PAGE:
The elders settled back down and waited for some time before shaking hands again. It was the same as the first attempt. The worship simply continued. Finally, after the worship had gone on about two-and-a-half hours, the elders shook hands, and all responded by greeting their neighbors. It seemed that the Spirit had led the gathering in an extended period of worship, which apparently was what the gathered body needed more than getting to business as scheduled.

I have kept my message fairly brief so that more could be heard from. I hope that all of you have felt the Holy Spirit at work in your lives and recognized that numerous times. So I invite anyone who feels moved to share from your experiences with the Spirit to do so at this time. You may come to this mike, or a mike will be brought to you. And if the Spirit leads you to speak about something else, you should also feel free to do that. May the Spirit be heard!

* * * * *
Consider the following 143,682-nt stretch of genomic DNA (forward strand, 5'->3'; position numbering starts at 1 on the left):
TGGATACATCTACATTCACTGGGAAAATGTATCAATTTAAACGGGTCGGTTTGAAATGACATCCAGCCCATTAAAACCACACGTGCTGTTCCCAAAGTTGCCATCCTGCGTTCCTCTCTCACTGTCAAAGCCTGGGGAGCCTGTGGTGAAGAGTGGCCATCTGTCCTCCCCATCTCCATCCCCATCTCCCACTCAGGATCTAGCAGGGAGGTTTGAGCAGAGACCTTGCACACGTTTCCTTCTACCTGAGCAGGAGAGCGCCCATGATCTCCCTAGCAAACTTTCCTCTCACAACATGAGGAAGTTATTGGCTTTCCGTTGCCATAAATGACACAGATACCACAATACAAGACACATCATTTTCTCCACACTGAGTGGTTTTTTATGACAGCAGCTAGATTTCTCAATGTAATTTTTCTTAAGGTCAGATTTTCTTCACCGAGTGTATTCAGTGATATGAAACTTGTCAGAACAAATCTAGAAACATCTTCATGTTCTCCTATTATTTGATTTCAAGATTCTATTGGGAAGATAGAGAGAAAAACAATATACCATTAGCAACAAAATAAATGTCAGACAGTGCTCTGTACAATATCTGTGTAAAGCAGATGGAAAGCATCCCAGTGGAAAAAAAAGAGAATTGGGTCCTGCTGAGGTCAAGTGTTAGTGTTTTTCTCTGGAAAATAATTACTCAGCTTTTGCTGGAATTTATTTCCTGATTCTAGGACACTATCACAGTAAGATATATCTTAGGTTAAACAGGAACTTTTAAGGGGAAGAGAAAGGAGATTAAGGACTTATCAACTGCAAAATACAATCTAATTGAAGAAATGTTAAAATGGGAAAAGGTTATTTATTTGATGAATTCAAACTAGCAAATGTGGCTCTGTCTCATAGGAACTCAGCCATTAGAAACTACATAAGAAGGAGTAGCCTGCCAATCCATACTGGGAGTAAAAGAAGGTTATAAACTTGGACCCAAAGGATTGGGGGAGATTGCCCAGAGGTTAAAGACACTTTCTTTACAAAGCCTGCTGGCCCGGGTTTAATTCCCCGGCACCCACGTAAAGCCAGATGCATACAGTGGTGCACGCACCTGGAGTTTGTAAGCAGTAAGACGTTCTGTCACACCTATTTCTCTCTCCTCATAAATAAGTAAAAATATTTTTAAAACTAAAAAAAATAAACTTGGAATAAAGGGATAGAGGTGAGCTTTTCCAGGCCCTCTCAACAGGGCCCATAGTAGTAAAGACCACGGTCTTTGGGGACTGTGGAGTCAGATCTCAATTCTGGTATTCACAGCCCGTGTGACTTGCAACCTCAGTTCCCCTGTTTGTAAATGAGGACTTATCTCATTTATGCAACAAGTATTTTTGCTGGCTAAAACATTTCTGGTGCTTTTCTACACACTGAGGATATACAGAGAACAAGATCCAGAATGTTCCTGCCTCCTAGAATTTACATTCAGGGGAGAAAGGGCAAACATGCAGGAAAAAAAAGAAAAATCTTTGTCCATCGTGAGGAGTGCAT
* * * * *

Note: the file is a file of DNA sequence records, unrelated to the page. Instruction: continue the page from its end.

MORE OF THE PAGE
-Bill Samuel

NOTES: After I spoke, 6 others shared.
Before I spoke, we played Holy Spirit Come by Aaron Fowler.

From Death to Life: A Memorial Day Message

Sunday, May 24th, 2015

     Some time later, I felt the Lord’s power take control of me, and his Spirit carried me to a valley full of bones. The Lord showed me all around, and everywhere I looked I saw bones that were dried out. He said, “Ezekiel, son of man, can these bones come back to life?”
     I replied, “Lord God, only you can answer that.”
     He then told me to say:

         Dry bones, listen to what the Lord is saying to you, “I, the Lord God, will put breath in you, and once again you will live. I will wrap you with muscles and skin and breathe life into you. Then you will know that I am the Lord.”

Ezekiel 37:1-6 (CEV*)

This is an amazing passage which continues with the bones actually coming back to life. The scripture seems to be saying that God can bring life out of death, and God uses prophets – those who are especially faithful – in this work.